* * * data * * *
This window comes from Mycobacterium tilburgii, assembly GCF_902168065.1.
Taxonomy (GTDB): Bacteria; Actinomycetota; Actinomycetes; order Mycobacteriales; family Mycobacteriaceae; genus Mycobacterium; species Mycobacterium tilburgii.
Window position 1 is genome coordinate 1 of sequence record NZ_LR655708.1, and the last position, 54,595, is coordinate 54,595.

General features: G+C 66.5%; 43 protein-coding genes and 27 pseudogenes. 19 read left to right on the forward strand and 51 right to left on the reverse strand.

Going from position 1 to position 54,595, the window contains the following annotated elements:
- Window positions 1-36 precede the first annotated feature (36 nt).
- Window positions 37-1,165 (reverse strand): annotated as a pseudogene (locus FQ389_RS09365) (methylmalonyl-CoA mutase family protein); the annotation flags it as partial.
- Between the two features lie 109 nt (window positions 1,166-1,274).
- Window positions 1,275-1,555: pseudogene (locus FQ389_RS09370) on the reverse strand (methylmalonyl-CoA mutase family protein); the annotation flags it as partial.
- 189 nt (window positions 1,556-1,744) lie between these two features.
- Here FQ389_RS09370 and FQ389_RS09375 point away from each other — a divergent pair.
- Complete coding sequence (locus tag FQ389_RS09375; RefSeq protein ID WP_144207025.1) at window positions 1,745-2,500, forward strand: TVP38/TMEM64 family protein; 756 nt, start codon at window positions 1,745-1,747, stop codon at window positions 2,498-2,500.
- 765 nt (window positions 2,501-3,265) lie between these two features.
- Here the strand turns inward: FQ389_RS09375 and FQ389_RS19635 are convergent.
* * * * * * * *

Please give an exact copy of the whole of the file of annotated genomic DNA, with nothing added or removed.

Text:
This window comes from Mycobacterium tilburgii, assembly GCF_902168065.1.
Taxonomy (GTDB): Bacteria; Actinomycetota; Actinomycetes; order Mycobacteriales; family Mycobacteriaceae; genus Mycobacterium; species Mycobacterium tilburgii.
Window position 1 is genome coordinate 1 of sequence record NZ_LR655708.1, and the last position, 54,595, is coordinate 54,595.

General features: G+C 66.5%; 43 protein-coding genes and 27 pseudogenes. 19 read left to right on the forward strand and 51 right to left on the reverse strand.

Going from position 1 to position 54,595, the window contains the following annotated elements:
- Window positions 1-36 precede the first annotated feature (36 nt).
- Window positions 37-1,165 (reverse strand): annotated as a pseudogene (locus FQ389_RS09365) (methylmalonyl-CoA mutase family protein); the annotation flags it as partial.
- Between the two features lie 109 nt (window positions 1,166-1,274).
- Window positions 1,275-1,555: pseudogene (locus FQ389_RS09370) on the reverse strand (methylmalonyl-CoA mutase family protein); the annotation flags it as partial.
- 189 nt (window positions 1,556-1,744) lie between these two features.
- Here FQ389_RS09370 and FQ389_RS09375 point away from each other — a divergent pair.
- Complete coding sequence (locus tag FQ389_RS09375; RefSeq protein ID WP_144207025.1) at window positions 1,745-2,500, forward strand: TVP38/TMEM64 family protein; 756 nt, start codon at window positions 1,745-1,747, stop codon at window positions 2,498-2,500.
- 765 nt (window positions 2,501-3,265) lie between these two features.
- Here the strand turns inward: FQ389_RS09375 and FQ389_RS19635 are convergent.